Tuesday, January 12, 2010

Thesis Premise: The Threshold of Common Media

In thinking about my past works that have dealt with how sound interacts with the world, but more importantly, how the world is transformed by sound, I have yet to play with the interaction of the common visual medium, namely film and animation, and how we associate audio with a given visual.

In my piece "Paranous," I enjoyed experimenting with sound that is developed in the space somewhere beyond the listener and within the listener using bone conduction headphones and an ambisonic speaker array. The one aspect of this piece I enjoyed was how the audio physically interacted with a listener. Music was going on literally both inside and outside them.

Another inspiration for this piece is Steve Reich's "Come Out." What would "Come Out" look like? How could this theory of phase be extrapolated to an audio/visual combination?

With the piece in development, I am wishing to deal with the audio/visual associative properties defined by our everyday existence. What common social interactions and mediums that we utilize everyday can be used as means of creation and destruction of this audio/visual associative property?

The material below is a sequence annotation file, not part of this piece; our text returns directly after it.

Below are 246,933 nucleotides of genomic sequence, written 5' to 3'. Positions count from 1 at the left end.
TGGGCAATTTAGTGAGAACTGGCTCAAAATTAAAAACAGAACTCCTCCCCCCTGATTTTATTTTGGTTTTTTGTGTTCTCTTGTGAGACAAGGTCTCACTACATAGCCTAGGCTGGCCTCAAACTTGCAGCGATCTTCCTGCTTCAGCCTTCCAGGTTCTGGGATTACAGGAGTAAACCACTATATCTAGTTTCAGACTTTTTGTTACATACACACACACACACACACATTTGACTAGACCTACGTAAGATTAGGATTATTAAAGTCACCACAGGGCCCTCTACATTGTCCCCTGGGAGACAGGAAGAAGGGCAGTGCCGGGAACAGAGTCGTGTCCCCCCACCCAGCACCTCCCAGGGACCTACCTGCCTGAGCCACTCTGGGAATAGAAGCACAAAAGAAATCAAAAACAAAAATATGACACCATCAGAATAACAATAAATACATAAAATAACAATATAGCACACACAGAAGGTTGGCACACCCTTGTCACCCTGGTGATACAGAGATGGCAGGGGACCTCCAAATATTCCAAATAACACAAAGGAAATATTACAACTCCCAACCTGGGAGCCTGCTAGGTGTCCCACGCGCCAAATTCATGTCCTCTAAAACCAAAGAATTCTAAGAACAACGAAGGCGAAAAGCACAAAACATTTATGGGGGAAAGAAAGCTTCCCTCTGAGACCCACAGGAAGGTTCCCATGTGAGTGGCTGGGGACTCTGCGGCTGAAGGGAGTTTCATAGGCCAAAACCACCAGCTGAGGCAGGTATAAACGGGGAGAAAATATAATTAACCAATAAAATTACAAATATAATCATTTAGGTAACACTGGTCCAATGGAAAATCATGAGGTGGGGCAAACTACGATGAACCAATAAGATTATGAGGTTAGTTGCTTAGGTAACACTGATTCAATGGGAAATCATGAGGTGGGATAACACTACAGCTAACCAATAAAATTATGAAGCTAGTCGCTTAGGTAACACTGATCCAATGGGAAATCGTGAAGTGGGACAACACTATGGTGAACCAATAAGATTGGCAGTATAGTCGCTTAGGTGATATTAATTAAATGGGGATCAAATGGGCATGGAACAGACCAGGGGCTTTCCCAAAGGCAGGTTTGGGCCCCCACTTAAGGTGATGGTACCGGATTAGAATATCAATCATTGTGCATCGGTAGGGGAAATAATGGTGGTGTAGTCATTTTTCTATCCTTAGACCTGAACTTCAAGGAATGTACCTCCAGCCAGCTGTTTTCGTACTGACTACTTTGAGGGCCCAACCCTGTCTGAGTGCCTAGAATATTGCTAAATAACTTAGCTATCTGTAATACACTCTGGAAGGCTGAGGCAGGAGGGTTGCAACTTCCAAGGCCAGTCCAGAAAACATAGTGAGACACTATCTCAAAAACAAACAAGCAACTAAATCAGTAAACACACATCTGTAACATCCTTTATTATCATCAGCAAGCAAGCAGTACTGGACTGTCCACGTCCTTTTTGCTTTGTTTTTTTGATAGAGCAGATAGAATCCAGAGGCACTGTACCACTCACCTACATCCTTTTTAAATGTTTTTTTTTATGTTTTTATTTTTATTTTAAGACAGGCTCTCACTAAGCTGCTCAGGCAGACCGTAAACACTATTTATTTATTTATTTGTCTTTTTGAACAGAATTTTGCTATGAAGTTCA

The initial idea is to create a piece that involves having a small assortment of animated forms that one would commonly associate with given audio. Each source would be rich in active forms, where some may have quick punchy animations and associated audio, and others slow sweeping, long drawn out motion. The piece would use this material to explore motion and our understanding of it, quickly cutting from the visual realm back to the audio realm and vice versa, jumbling the audio and video and testing how one may sound with another, etc.

The various streams of interaction could then begin to move slowly forward, pushing the presented audio and video beyond what has already been seen. If successful, it is my hopes that the observer would begin to formulate an experience that may or may not be physically present, with their ears filling in the gaps to the piece where there is silence, and their eyes filling in gaps where the video is a void, defining the experience in a different manner each time the piece is experienced.

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